[Released April 20, 1959. Dated April 13, 1959]
Dear Mr. Chairman:
Today the Geneva negotiations for the discontinuance of nuclear weapons tests are resuming. During the recess I have considered where we stand in these negotiations and what the prospects are for the successful conclusion which I earnestly desire. I have also talked with Prime Minister Macmillan, who reported to me of his frank discussions on this matter with you.
The United States strongly seeks a lasting agreement for the discontinuance of nuclear weapons tests. We believe that this would be an important step toward reduction of international tensions and would open the way to further agreement on substantial measures of disarmament.
Such an agreement must, however, be subject to fully effective safeguards to insure the security interests of all parties, and we believe that present proposals of the Soviet Union fall short of providing assurance of the type of effective control in which all parties can have confidence: therefore, no basis for agreement is now in sight.
In my view, these negotiations must not be permitted completely to fail. If indeed the Soviet Union insists on the veto on the fact finding activities of the control system with regard to possible underground detonations, I believe that there is a way in which we can hold fast to the progress already made in these negotiations and no longer delay in putting into effect the initial agreements which are within our grasp. Could we not, Mr. Chairman, put the agreement into effect in phases beginning with a prohibition of nuclear weapons tests in the atmosphere? A simplified control system for atmospheric tests up to fifty kilometers could be readily derived from the Geneva experts' report, and would not require the automatic on-site inspection which has created the major stumbling block in the negotiations so far.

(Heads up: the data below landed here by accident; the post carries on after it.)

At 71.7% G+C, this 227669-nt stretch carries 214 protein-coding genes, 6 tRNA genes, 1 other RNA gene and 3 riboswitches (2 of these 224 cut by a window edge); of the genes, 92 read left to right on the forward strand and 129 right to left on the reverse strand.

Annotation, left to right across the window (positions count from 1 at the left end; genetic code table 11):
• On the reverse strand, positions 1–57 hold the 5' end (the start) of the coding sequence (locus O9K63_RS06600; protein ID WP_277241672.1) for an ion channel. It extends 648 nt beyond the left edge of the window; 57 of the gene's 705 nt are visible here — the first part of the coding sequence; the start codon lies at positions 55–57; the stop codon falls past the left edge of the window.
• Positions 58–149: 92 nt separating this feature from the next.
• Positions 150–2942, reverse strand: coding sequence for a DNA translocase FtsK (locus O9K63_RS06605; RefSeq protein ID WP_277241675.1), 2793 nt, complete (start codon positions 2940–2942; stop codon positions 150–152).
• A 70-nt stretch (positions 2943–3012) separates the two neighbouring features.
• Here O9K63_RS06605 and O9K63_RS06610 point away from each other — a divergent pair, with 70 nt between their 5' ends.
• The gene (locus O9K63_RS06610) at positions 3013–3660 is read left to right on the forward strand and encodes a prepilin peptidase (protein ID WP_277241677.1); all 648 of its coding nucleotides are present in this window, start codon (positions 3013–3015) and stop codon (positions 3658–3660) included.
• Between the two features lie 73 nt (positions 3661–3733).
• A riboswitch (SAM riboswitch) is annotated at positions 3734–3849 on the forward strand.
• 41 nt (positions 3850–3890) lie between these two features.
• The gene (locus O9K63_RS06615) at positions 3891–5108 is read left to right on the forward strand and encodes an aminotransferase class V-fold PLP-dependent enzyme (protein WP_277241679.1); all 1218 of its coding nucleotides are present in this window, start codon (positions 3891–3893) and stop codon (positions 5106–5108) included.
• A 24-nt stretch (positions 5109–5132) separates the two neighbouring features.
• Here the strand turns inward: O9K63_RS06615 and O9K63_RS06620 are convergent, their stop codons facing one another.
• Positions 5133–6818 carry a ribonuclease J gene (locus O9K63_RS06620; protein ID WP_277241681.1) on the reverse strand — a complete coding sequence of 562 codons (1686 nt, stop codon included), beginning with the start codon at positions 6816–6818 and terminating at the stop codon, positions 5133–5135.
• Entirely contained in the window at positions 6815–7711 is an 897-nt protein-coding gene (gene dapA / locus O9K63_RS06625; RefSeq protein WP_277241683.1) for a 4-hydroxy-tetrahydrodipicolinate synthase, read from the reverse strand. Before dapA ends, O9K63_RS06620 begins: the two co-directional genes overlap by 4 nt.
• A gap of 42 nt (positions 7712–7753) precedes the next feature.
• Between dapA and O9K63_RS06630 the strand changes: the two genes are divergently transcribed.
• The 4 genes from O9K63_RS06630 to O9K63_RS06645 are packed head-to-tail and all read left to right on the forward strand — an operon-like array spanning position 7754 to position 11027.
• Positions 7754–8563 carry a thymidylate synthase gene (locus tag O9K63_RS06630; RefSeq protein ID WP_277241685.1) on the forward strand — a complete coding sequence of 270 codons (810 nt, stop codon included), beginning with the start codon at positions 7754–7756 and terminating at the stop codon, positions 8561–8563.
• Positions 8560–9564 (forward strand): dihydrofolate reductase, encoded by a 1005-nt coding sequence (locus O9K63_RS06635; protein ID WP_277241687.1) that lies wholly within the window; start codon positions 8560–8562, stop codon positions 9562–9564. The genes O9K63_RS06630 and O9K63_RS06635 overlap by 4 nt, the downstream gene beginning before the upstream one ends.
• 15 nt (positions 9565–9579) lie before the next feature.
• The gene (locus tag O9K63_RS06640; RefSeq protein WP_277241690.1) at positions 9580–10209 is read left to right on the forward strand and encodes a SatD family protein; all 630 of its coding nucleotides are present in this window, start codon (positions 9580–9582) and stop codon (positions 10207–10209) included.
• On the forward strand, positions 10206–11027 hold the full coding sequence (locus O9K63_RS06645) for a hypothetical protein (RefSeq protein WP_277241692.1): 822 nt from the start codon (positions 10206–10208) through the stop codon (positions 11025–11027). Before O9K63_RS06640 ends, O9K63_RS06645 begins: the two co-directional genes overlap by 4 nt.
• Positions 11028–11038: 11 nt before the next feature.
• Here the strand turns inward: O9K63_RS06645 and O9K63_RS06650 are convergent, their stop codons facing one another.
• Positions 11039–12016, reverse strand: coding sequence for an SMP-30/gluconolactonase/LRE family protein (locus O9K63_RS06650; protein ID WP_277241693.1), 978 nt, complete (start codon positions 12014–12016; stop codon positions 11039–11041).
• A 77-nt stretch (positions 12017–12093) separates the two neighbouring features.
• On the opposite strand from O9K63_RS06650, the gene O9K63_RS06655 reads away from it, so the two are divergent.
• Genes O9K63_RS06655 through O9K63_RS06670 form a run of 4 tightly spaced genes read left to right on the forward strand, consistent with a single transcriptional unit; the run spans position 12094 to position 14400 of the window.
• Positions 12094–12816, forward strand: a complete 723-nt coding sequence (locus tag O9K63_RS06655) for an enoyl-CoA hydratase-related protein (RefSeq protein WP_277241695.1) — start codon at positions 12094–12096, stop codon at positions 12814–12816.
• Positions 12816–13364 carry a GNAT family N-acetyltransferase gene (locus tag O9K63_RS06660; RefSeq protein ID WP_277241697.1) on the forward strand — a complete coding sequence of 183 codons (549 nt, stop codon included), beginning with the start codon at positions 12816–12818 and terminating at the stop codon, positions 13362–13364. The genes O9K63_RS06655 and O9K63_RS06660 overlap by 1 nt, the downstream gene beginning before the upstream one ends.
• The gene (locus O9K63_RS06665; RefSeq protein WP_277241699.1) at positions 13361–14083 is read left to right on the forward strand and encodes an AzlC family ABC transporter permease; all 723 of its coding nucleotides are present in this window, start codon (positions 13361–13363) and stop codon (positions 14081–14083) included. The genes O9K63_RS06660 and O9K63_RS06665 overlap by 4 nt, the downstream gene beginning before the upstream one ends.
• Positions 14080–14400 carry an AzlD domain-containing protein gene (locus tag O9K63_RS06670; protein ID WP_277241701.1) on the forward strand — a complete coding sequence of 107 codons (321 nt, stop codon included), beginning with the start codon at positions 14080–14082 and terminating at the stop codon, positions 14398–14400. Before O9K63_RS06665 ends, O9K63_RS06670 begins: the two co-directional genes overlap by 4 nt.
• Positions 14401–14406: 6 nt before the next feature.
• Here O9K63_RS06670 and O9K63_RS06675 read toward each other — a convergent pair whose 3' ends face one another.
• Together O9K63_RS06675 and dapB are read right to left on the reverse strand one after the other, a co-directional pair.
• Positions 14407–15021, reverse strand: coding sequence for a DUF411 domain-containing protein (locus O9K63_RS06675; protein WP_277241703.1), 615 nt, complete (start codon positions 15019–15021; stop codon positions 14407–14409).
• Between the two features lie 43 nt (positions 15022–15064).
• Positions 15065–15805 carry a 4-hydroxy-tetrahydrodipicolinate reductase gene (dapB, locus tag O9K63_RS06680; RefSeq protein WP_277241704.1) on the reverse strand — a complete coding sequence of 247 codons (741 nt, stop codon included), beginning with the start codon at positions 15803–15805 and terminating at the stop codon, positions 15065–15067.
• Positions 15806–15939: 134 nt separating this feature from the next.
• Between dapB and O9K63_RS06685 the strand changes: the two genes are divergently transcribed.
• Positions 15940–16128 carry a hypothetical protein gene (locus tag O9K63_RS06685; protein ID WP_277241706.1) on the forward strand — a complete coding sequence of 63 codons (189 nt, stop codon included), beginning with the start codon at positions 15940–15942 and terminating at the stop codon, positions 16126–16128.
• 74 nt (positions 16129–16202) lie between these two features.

My representative is putting forward this suggestion in Geneva today. I urge your serious consideration of this possible course of action. If you are prepared to change your present position on the veto, on procedures for on-site inspection, and on early discussion of concrete measures for high altitude detection, we can of course proceed promptly in the hope of concluding the negotiation of a comprehensive agreement for suspension of nuclear weapons tests. If you are not yet ready to go this far, then I propose that we take the first and readily attainable step of an agreed suspension of nuclear weapons tests in the atmosphere up to fifty kilometers while the political and technical problems associated with control of underground and outer space tests are being resolved. If we could agree to such initial implementation of the first--and I might add the most important--phase of a test suspension agreement, our negotiators could continue to explore with new hope the political and technical problems involved in extending the agreement as quickly as possible to cover all nuclear weapons tests. Meanwhile, fears of unrestricted resumption of nuclear weapons testing with attendant additions to levels of radioactivity would be allayed, and we would be gaining practical experience and confidence in the operation of an international control system.
I trust that one of these paths to agreement will commend itself to you and permit the resuming negotiations to make a far-reaching response to the hopes of mankind.
DWIGHT D. EISENHOWER